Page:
Same goes for baseball, 1 percent look at history and 1 percent at ‘why’. The majority of people just enjoy cheering. If you analyze anything too much, you’re bound to ruin it by removing the mystery/innocence. The average baseball fan just wants to come home and enjoy a game, they don’t want to know why something happens.

    They judge a player based on experience, not statistics. This is why we have favorite teams, and favorite players. Baseball is a past time, and the majority of the population will view it as such.

    It’s not a dumbed-down version, it’s a past time. Think of any past-time and it’ll avoid in-depth analysis. There’ll always be avenues for in-depth analysis, but for the most part — People want to shut their brain off.

    Comment by kris — April 3, 2009 @ 9:36 pm

  22. A lot of people judge players on stats. A lot more than 1%. That is clearly evident by Fantasy Baseball and the ridiculous amount of stat-based blogs on the internet. The problems is that people are using the wrong statistics to value players, and that leads to a lot of stupid conclusions.

    Comment by vivaelpujols — April 3, 2009 @ 11:57 pm

  23. Um, that’s not really how I meant invalid; I meant that the conclusion “There is no typical fan, or average fan, but three … different kinds of typical or average fans.” doesn’t follow from the premise that there are “…three categories of fans.” This is obviously a circular argument.

    Now if the claim had been that there exist 3 categories of fans AND each is equally represented, then it would be a valid argument, though it may or may not be true. I would guess that fan-knowledge is normally distributed and that the average fan watches a few dozen games a year and thinks AVG/HR/RBI are telling offensive statistics, and that SABR-literate fans are outside the first standard deviation. Though A) I’m just guessing and B) “fans” are a self selected group so even if we define what “SABR-literate” means we still might have selection bias problems.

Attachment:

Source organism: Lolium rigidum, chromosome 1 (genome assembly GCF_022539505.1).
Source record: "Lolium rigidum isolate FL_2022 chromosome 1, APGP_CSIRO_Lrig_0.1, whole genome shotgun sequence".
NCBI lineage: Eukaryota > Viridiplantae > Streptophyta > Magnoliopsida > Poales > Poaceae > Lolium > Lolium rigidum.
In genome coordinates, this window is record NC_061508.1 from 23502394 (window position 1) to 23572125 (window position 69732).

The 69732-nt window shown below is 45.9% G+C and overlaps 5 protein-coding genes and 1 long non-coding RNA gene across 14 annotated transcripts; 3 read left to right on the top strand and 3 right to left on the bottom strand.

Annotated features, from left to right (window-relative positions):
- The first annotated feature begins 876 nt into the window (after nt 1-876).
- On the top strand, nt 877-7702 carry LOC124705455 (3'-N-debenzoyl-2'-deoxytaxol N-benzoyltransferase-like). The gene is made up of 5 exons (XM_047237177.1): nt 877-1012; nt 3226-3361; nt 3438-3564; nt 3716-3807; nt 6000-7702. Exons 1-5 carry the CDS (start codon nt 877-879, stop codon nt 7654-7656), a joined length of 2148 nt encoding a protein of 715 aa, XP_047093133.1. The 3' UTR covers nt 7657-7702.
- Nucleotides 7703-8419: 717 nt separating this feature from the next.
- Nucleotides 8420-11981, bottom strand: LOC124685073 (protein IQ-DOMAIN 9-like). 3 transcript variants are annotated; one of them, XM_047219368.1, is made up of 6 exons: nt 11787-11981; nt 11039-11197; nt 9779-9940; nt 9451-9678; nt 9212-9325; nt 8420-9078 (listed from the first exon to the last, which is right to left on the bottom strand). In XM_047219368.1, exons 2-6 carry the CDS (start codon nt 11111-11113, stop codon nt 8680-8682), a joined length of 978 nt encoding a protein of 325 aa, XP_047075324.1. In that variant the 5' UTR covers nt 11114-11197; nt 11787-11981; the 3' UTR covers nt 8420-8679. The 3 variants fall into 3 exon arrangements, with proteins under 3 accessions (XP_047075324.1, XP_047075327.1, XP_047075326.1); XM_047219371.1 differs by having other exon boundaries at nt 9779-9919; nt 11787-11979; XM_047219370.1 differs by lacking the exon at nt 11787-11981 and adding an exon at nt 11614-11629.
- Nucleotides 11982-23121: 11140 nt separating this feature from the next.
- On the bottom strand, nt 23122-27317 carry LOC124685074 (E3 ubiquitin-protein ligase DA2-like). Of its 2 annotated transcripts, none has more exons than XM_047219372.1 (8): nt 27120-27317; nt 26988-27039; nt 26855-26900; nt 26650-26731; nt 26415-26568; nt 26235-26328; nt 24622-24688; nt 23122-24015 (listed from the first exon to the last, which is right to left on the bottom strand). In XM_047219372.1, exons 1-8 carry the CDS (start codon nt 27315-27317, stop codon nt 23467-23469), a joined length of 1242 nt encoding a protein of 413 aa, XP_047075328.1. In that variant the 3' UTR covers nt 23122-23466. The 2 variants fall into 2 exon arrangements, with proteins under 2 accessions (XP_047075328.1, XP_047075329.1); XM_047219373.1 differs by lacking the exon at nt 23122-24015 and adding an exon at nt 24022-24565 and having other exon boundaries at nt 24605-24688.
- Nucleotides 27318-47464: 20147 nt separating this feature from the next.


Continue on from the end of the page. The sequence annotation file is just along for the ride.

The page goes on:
While I’d agree that comparing groups within a population can be a useful tool for inference, it can also be highly misleading. Essentially, what you suggesting is drawing conclusions from stereotypes–which can be helpful, but can lead one astray. (As to your concern about my string theory example: Appeal To The Masses is a fallacy, and also invalid.)

    Comment by Russell — April 4, 2009 @ 1:00 am

  24. Have to disagree. With the caveat that I live in the Northeast and have a law degree and most of my friends are pretty intelligent… it seems like most average fans I know have a basic understanding of fundamental sabrmetric principles, which is a far cry from a decade back when I first read Bill James.

    Maybe its a Red Sox fan thing… but most people I talk to about baseball understand or have heard of these terms and for the most part dont eschew them like some MLB front offices (what I was referencing above). Maybe they dont know how to apply them correctly and couldnt explain them, but they know these things exist and what they measure (for the most part)… Walk through Fenway and ask people what VORP means and I guarantee the majority could tell you and a large percentage could go a lot further.

    Look at the way average fans know OPS and value OBP these days. You would get a blank stare 15 years ago. Its seeping in faster than you guys are giving it credit for…

    Comment by alskor — April 4, 2009 @ 1:35 am

  25. Further… the opposition to these ideas has failed. Even sportswriters are giving up the fight. 15 years ago there was a large amount of conventional wisdom that mocked the sabrmetric revolution.

    Now, even people who dont understand it will give it their attention. They accept that these ideas are fundamentally correct even if they dont fully understand how they work.

    The groundswell in favor of sabrmetric thought has blossomed. There now exists a sort of recognition and acceptance that sabrmetrics are the future and that they are important. The arguments for old time baseball though and old time scouting instead of stats (NOTE: Not with!) are fading. Even the hardline, old school baseball people have accepted that Bill James is the future, whether they like it or not.

    Comment by alskor — April 4, 2009 @ 1:40 am